15"Beware of false prophets, who come to you in sheep’s clothing but inwardly are ravenous wolves. 16You will recognize them by their fruits. Are grapes gathered from thornbushes, or figs from thistles? 17So, every healthy tree bears good fruit, but the diseased tree bears bad fruit. 18A healthy tree cannot bear bad fruit, nor can a diseased tree bear good fruit. 19 Every tree that does not bear good fruit is cut down and thrown into the fire. 20Thus you will recognize them by their fruits.
21 "Not everyone who says to me, 'Lord, Lord,' will enter the kingdom of heaven, but the one who does the will of my Father who is in heaven. 22 On that day many will say to me, 'Lord, Lord, did we not prophesy in your name, and cast out demons in your name, and do many mighty works in your name?' 23 And then will I declare to them, 'I never knew you; depart from me, you workers of lawlessness,'” (Mt 7:15-23, ESV).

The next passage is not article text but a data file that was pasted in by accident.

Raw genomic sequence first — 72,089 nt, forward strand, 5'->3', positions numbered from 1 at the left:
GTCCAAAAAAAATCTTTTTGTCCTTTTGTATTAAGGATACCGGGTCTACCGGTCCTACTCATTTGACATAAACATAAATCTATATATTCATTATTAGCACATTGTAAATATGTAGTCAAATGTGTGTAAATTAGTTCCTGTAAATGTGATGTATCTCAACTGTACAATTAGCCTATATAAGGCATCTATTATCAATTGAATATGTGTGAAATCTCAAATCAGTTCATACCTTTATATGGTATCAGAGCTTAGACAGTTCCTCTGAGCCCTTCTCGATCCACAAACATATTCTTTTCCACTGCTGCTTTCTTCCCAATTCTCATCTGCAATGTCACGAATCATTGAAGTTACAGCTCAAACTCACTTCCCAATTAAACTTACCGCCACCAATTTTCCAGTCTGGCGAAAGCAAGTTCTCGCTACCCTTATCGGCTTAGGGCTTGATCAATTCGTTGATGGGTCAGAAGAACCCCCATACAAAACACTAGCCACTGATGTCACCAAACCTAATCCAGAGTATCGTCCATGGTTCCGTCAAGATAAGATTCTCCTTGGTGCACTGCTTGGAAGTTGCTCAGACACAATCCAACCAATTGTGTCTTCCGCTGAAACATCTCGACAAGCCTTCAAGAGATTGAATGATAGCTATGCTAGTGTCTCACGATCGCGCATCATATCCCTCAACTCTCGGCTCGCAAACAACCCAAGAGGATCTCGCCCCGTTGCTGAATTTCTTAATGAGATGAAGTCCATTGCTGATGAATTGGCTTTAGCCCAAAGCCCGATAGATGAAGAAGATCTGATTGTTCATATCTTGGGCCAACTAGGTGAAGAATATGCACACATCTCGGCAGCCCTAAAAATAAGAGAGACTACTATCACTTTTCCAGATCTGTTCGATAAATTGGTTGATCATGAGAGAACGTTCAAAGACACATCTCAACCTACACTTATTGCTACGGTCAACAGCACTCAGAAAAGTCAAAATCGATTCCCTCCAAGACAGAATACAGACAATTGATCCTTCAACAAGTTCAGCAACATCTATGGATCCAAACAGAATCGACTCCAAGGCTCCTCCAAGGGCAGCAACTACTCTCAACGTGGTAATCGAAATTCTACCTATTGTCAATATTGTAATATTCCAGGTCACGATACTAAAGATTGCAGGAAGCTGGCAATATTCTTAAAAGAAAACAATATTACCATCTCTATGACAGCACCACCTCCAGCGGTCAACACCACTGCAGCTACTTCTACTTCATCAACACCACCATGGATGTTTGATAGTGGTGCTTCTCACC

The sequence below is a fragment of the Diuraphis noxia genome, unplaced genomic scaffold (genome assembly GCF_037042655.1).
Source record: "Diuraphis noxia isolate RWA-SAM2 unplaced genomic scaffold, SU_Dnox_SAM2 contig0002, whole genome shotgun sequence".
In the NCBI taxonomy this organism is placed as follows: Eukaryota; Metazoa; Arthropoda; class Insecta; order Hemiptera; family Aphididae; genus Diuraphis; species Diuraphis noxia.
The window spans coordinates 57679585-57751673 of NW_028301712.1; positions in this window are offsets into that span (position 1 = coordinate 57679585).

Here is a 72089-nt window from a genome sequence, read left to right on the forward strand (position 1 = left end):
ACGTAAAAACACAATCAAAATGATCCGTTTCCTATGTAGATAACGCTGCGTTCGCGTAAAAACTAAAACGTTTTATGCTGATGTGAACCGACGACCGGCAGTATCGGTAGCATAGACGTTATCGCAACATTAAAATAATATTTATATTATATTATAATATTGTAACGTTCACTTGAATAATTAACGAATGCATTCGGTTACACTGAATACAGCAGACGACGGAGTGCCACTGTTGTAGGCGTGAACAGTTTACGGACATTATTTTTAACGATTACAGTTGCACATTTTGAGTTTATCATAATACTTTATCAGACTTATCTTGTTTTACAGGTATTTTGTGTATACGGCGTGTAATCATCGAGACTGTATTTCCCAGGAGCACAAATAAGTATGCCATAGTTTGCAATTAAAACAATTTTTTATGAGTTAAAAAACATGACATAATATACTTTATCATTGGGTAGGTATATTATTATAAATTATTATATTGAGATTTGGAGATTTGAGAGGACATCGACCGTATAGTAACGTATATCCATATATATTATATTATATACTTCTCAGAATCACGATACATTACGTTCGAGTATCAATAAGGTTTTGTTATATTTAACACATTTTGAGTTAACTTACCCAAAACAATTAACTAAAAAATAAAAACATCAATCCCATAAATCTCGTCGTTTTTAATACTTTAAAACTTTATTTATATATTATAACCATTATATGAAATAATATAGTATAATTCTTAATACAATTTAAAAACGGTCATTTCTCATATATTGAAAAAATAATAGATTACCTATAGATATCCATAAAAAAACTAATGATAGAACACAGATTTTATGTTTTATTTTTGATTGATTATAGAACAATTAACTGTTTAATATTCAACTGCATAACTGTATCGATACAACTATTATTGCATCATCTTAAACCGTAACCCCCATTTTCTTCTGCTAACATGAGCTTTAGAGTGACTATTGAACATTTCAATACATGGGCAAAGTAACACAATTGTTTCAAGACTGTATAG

As Christians, as resident aliens here, we simply cannot live among the nations of the world as if the Kingdom of God doesn’t exist or doesn’t matter. To do so is to deny our King. It is to erect a wall of separation of Church and state that Jesus died and rose again to abolish. We celebrate Christ the King Sunday. It’s past time that the Church begins to live Christ the King Monday. It’s past time that the Church lives up to its name – ekklesia – the “called out ones,” those called out from among the peoples of the world to be holy unto God; those called out for mission – to return to the world announcing the in-breaking of the Kingdom of God in word and deed, in faith and practice. It’s past time to take Christ the King seriously.
Is such a life practical? No, not as the world might understand practical. But it is filled with promise.
24"Everyone then who hears these words of mine and does them will be like a wise man who built his house on the rock. 25And the rain fell, and the floods came, and the winds blew and beat on that house, but it did not fall, because it had been founded on the rock,” (Mt 7:24-25, ESV).
And now, to him who is the image of the invisible of God; the firstborn of all creation; the creator of all things seen and unseen, whether thrones or dominions or rulers or authorities; the firstborn from the dead; the King of kings and Lord of lords; to Christ the King be glory and honor and power and dominion now and unto the ages of ages. Amen.